Sexual Health in College

by Eileen Bailey Health Writer

College is a time when many young adults become sexually active or make a conscious decision to remain abstinent until marriage or a committed relationship. While many students may believe that they are knowledgeable about sexually transmitted diseases, pregnancy and birth control methods, the latest Trojan College Report Card shows that "15 to 24 year-olds account for only one fourth of
sexually active Americans, they make up 48 percent of newly diagnosed Sexually Transmitted Infections (STIs) each year"and 82 percent of teen pregnancies are unplanned." [1] Clearly, in the area of sexual education and health, we still have a long way to go.

The College Health Center

If you are sexually active, or planning on becoming sexually active, you want to find out what resources are available on your campus. The health center is the best place to start. Visit the center as soon as possible so you are prepared with the information you need, before you need it. Some of the questions you might ask:

  • What are the hours the health center is open? Can you drop-in or must you set an appointment ahead of time? If you must set an appointment, how long does it normally take to get an appointment?

  • Are there any educational or awareness programs or lectures during the year? For example, is there an awareness program on STDs or HIV? When are these programs?

  • Are condoms available at the health center? Are these free? If not, what is the cost?

  • Are over-the-counter contraceptives available for students? Are these free? If not, what is the cost?

  • If you are on prescription contraceptives, can you have your prescription filled on or near campus?

  • Are emergency contraceptives available? What is the cost?

  • Does the health center provide STD/HIV/pregnancy testing for students? What is the cost? If not, is there somewhere near campus that offers testing?

  • Does the health center offer ways to receive information anonymously? For example, can you email, call or text without giving away your identity?

  • What is the cost for a visit to the health center? Will my parents receive the bill? Will the bill have private information, such as diagnosis, services provided (such as STD testing ) that I would prefer my parents do not know? If lab tests are ordered, who receives the results?
    What, if any, information are you obligated to tell my parents?

Don't wait until you are in a situation where you need emergency contraception or think you may have an STD to seek out the information. Taking a few minutes to visit the health center on campus and find out basic information can help you should a situation arise later.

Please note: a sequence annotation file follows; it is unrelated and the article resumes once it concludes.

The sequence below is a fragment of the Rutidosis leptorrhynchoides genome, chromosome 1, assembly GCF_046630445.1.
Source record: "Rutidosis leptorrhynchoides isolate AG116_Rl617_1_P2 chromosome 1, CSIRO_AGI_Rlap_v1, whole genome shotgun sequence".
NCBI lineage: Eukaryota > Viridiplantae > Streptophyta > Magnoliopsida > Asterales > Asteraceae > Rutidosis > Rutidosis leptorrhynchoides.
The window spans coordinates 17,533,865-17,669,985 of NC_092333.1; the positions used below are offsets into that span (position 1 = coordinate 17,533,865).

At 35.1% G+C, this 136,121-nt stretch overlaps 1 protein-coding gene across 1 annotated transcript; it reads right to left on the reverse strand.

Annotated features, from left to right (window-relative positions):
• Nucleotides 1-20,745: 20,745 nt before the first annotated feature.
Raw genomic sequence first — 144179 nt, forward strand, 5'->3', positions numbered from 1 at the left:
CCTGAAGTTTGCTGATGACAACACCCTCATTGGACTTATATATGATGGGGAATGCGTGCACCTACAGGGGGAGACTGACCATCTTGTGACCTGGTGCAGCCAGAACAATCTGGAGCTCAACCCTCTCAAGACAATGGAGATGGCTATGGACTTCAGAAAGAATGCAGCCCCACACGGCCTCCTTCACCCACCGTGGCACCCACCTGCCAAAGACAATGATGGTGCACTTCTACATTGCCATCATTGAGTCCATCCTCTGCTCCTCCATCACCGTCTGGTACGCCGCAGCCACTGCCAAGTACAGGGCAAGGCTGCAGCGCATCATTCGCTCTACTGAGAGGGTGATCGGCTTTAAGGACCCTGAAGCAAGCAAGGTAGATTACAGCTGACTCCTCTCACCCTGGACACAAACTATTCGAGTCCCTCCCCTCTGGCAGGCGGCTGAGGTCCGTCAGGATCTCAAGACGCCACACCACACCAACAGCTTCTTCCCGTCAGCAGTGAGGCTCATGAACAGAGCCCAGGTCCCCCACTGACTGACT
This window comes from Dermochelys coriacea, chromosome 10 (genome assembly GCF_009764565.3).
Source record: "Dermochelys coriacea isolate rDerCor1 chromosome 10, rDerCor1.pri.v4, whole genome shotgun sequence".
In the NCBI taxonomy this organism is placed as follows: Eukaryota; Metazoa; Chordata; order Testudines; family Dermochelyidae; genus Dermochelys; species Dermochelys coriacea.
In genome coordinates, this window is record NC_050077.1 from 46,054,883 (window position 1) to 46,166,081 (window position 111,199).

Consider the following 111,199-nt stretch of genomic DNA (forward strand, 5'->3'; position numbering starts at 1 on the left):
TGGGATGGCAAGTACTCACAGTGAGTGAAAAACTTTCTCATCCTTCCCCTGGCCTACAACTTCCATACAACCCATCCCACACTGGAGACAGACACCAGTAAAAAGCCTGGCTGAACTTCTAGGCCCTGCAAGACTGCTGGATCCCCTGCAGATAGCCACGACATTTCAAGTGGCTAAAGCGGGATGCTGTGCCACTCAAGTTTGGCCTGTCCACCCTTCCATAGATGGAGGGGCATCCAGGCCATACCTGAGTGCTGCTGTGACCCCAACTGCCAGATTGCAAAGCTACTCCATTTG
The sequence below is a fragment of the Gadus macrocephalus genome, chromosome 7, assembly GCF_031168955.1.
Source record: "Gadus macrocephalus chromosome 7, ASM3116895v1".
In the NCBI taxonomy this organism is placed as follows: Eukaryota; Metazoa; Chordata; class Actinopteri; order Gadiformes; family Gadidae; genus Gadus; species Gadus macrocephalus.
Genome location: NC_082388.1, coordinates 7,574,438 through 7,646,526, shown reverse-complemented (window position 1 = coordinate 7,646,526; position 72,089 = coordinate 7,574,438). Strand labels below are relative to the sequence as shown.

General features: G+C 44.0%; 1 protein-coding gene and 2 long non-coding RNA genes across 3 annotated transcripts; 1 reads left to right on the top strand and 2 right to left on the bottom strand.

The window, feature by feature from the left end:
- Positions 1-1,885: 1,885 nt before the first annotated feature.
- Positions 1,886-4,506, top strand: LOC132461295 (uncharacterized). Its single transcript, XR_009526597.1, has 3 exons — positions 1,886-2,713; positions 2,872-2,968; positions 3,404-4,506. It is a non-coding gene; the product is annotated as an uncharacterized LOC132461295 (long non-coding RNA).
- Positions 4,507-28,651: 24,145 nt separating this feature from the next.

Talking to Your Partner

Just as you should be prepared by knowing what resources are available at your college, if you are sexually active or considering a sexual relationship with someone, you and your partner should discuss. While these conversations can sometimes feel awkward at first, if you don't feel comfortable then you should hold off on beginning a sexual relationship. Some of the areas you should discuss:

  • Has one or both of you been exposed to STDs or STIs in the past? What treatment did you or your partner receive? Are you or your partner at a higher risk of developing an STI or STD because of past exposure? What steps can be taken to prevent this?

  • Are you planning a monogamous relationship? If you, or your partner, are planning on having sex with
    other people, what steps will be taken to help keep you safe? Remember, the greater the number of sexual partners, the greater the risk of developing an STI or STD. If you don't feel comfortable having sex unless it is a monogamous relationship, say so.

  • What methods of birth control will you use? What will you do if these methods fail and you find that you or your partner is pregnant?

Remember, it is your decision whether or not to have sex. No one should force or coerce you into a sexual relationship and even if you are already in a sexual relationship, each time you have sex, both partners should consent. If you are not ready, say so. Many repercussions of having sex, such as pregnancy, STDs or HIV will last a lifetime. . If you are not comfortable talking with your partner about sex, you may not be with the right person


[1] "2011 Edition Trojan Sexual Health Report Card," 2011, Staff Writer,

Eileen Bailey
Meet Our Writer
Eileen Bailey

Eileen Bailey is an award-winning author of six books on health and parenting topics and freelance writer specializing in health topics including ADHD, Anxiety, Sexual Health, Skin Care, Psoriasis and Skin Cancer. Her wish is to provide readers with relevant and practical information on health conditions to help them make informed decisions regarding their health care.